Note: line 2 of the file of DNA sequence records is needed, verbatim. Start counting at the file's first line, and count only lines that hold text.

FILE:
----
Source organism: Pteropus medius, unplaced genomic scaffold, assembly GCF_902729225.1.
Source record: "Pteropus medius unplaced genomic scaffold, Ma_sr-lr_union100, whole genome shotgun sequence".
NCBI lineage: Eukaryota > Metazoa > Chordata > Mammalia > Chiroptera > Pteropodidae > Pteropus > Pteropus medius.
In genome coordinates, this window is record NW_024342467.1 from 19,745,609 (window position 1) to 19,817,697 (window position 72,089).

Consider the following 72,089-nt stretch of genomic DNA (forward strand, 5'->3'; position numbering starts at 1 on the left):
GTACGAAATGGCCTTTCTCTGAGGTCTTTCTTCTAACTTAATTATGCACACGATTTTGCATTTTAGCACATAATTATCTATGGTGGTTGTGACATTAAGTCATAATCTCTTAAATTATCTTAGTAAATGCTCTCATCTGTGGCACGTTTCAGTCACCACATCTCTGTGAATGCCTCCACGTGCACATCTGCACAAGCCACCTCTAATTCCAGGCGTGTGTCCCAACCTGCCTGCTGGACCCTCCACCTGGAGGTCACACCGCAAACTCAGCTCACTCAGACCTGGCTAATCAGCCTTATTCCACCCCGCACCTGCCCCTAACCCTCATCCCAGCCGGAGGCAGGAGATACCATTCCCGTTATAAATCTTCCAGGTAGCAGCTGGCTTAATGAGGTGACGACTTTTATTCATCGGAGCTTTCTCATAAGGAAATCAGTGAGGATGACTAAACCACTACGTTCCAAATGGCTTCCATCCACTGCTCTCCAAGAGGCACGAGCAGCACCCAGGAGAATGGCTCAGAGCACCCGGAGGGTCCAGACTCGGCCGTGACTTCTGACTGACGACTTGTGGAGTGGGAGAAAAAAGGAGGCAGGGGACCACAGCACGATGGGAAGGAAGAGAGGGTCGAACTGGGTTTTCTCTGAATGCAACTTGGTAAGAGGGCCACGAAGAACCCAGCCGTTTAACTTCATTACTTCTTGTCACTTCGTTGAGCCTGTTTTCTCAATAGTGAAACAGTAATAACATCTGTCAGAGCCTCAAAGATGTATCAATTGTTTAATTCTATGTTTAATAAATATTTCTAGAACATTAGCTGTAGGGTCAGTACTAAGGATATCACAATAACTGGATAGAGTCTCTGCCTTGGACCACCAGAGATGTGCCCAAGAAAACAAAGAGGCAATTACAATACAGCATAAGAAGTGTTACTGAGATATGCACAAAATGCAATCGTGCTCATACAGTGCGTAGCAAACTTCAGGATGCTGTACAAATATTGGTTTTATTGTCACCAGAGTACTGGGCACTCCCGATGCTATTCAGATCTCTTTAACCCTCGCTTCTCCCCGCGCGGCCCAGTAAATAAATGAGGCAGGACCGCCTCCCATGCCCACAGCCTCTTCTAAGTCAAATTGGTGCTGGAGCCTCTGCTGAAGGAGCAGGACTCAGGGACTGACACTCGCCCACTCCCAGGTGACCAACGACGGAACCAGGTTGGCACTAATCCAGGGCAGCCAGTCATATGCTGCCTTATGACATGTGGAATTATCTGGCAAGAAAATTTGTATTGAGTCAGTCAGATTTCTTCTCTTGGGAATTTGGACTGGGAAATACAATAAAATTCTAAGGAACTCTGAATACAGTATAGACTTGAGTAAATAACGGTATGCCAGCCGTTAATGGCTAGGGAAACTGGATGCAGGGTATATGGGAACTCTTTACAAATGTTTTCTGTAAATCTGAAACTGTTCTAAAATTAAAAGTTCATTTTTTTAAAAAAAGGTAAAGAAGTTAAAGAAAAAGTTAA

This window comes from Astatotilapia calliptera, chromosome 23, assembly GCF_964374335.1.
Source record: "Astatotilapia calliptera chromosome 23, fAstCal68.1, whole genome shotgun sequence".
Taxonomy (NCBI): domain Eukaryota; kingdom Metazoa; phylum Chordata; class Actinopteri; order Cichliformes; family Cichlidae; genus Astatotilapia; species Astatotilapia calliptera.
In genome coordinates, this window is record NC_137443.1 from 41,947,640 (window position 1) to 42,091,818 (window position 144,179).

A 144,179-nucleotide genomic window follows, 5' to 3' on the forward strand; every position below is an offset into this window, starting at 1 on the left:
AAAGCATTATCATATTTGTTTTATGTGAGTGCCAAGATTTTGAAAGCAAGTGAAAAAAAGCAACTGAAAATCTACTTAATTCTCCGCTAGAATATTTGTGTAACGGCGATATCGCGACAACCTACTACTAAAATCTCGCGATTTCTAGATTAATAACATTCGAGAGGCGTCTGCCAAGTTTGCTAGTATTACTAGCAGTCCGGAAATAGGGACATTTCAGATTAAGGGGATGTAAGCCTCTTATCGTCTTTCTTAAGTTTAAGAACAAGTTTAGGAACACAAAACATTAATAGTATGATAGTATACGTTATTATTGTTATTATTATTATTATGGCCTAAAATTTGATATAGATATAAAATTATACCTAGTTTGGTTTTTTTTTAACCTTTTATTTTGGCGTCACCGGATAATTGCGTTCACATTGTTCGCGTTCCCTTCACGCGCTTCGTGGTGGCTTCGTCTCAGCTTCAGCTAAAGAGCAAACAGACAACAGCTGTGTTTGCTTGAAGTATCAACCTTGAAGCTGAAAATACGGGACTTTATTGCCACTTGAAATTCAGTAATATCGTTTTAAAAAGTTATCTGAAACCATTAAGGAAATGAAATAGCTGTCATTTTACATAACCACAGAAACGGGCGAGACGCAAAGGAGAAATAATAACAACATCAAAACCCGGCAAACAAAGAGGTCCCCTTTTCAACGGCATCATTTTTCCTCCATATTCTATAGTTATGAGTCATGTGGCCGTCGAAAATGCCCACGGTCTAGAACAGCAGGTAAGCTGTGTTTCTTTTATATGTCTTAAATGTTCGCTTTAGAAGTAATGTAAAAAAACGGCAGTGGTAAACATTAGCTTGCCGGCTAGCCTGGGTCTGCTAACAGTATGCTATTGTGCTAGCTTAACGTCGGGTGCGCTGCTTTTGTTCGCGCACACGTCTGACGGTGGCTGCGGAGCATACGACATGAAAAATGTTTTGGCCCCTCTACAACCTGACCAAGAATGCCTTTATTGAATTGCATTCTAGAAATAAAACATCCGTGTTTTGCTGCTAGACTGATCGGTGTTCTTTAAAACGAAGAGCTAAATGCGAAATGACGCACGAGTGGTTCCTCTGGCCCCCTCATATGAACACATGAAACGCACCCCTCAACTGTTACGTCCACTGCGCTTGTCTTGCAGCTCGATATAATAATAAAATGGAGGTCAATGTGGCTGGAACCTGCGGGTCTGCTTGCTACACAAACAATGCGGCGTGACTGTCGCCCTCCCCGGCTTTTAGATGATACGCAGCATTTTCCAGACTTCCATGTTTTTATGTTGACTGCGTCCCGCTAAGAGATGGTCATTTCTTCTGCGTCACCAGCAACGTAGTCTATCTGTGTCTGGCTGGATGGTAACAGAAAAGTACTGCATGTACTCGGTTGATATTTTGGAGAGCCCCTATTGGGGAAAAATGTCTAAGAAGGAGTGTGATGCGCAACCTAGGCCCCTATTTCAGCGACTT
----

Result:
Source record: "Pteropus medius unplaced genomic scaffold, Ma_sr-lr_union100, whole genome shotgun sequence".